A standard variable rate mortgage (SVR) is one that is on the most basic of rates from a bank or building society and is not discounted or fixed at all. The SVR is in effect the standard mortgage rate offered and most other products are quoted as discounts against this rate. Perhaps most people are now on this rate because they allowed either their fixed rate or tracker rates to lapse because interest rates are now so low.
Here's the current set of SVRs for the main loan providers in the UK:
The Skipton Building Society recently raised their SVR from 3.5% to 4.95% after it had pledged not to have their SVR at more than 3% above the Bank of England base rate.
And as you can see from the table many are at this level already. Once a decision has been reached to increase the rate, then your mortage will increase perhaps a month after it has been announced (although this may be a shorter period of time and it's down to the lender on when the changes occur).
The main advantage if you can call it that is that the rate is published and variable as the BOE rate moves up and down. There are however some big disadvantages and market conditions have dictated that not all standard variable rates are the same and some building societies and banks have dramatically increased their SVRs recently to increase the rates.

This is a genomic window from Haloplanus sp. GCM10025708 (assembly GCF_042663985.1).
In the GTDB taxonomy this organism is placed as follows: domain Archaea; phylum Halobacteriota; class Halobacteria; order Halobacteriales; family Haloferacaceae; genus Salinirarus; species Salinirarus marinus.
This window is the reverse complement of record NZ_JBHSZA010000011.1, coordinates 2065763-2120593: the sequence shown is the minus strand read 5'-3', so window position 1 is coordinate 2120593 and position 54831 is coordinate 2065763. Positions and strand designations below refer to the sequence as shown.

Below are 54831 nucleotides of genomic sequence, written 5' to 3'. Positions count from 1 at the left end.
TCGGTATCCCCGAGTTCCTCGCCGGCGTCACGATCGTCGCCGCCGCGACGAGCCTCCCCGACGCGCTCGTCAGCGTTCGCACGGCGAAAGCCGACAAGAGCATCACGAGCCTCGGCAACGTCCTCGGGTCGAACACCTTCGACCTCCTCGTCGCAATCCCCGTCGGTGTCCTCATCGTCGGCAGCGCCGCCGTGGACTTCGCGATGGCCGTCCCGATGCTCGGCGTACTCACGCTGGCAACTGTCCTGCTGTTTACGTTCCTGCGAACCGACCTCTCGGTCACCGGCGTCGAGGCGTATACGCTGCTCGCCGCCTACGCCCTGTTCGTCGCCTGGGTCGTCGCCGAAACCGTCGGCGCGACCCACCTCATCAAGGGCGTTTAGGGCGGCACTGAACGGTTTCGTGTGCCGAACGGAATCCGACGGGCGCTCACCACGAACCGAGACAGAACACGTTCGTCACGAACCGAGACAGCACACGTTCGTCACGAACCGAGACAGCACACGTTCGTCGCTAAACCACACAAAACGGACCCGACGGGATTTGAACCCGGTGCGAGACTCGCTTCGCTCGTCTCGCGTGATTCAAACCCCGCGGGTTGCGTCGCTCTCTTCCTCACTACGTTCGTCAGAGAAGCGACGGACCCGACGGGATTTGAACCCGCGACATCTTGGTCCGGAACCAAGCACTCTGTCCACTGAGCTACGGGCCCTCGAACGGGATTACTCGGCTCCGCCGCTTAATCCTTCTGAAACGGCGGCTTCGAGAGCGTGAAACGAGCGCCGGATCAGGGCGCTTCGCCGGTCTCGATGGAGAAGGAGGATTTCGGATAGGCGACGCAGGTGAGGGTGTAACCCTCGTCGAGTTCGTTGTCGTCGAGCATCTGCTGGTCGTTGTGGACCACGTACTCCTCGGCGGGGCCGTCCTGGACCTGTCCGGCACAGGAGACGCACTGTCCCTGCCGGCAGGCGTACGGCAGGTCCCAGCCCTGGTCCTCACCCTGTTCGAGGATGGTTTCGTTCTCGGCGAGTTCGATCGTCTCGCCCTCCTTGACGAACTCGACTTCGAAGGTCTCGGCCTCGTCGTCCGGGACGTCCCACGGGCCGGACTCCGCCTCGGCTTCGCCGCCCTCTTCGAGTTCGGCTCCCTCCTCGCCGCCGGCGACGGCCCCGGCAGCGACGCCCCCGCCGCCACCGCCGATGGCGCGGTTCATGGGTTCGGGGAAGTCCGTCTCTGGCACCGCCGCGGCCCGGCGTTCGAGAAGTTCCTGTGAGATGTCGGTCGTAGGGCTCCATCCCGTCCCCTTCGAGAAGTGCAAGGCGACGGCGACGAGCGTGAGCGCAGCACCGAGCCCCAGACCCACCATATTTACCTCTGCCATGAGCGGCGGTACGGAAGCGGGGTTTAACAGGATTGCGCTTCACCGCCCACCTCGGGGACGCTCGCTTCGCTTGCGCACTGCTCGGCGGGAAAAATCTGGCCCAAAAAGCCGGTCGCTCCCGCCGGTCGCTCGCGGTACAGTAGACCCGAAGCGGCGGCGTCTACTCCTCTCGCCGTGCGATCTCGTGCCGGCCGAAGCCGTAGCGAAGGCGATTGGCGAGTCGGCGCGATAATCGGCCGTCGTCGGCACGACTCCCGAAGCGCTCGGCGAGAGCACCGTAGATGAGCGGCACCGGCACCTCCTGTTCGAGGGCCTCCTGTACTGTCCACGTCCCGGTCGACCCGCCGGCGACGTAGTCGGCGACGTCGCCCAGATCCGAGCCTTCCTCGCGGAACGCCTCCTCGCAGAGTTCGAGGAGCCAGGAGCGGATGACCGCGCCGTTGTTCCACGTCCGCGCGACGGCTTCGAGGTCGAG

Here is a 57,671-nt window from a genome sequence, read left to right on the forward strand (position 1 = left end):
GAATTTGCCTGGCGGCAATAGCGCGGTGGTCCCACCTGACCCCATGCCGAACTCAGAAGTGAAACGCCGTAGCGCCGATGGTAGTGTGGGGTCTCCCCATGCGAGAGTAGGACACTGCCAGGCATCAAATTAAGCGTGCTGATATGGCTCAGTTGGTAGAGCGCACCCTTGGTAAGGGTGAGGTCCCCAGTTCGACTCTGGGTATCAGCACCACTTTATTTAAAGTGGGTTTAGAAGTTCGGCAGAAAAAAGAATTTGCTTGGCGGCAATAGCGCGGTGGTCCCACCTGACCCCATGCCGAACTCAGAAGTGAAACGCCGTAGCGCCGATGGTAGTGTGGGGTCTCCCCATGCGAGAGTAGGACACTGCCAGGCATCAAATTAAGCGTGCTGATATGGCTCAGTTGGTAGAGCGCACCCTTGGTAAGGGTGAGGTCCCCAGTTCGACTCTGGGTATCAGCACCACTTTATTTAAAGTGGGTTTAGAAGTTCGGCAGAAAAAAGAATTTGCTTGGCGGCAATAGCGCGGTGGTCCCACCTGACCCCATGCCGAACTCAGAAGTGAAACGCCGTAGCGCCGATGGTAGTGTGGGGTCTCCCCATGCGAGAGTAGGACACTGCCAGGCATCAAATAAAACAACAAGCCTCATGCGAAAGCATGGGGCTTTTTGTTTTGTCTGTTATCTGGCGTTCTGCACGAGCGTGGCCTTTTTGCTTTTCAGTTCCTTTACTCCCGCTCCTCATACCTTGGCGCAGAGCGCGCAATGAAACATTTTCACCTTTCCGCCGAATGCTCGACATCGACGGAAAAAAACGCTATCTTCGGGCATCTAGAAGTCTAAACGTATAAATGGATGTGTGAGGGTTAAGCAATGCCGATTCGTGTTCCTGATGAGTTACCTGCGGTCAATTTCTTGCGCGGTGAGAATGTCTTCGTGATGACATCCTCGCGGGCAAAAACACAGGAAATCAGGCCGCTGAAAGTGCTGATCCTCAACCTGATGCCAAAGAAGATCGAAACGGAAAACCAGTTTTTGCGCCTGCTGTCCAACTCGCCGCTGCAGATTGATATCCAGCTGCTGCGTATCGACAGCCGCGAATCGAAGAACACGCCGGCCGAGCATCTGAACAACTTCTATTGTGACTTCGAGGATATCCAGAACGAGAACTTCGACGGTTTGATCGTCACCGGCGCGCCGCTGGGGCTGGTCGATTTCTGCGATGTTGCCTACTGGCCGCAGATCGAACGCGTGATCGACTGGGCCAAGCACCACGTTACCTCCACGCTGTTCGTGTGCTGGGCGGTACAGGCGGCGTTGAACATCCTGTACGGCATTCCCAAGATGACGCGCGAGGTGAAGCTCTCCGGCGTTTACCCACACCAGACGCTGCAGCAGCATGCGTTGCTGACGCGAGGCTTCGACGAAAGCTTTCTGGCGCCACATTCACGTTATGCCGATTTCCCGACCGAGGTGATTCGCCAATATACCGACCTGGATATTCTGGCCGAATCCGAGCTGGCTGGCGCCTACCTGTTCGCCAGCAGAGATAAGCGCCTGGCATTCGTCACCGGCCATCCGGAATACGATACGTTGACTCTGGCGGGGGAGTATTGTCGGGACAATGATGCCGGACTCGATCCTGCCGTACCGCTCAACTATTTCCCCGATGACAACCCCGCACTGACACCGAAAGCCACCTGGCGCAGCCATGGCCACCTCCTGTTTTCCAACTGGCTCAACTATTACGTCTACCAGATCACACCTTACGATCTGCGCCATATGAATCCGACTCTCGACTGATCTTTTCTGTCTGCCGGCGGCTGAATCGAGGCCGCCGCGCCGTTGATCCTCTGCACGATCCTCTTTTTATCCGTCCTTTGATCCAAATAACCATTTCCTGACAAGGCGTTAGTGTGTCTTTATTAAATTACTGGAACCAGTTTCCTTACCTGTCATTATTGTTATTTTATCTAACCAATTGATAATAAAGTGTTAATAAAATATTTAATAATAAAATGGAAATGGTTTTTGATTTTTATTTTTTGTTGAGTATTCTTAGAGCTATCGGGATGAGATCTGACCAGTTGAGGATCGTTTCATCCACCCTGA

The actual rate can be anything a lender wants it to be and although it generally follows the Bank of England rate it is not a fixed percentage above this. As can be seen from the table below there is wide variable between standard rates amongst the main lenders in the UK.
Once most fixed or tracker rates have finished they will automatically be placed onto the SVR so a good deal may not be a great deal once the fixed term has been completed. Additionally if you are on a SVR the lenders can changed their rate at any time they wish and your mortgage will rise and fall as they see fit.
At present whilst interest rates are low and where many people have left their mortgage lapse to a low standard variable rate the costs are acceptable. Over time interest rates are likely to rise and if you can get a good long term fixed rate then now may be the time to secure such a rate.
If you're a first time buyer, moving house or have to remortgage for whatever reason then a SVR may be the way to go if this is all you can get but with higher loan to value (LTV) percentages it's always best to shop around. Also be aware to take account of any arrangement fees that lenders add on because these can make the comparable interest rate very high if you are paying such fees every two years or so.
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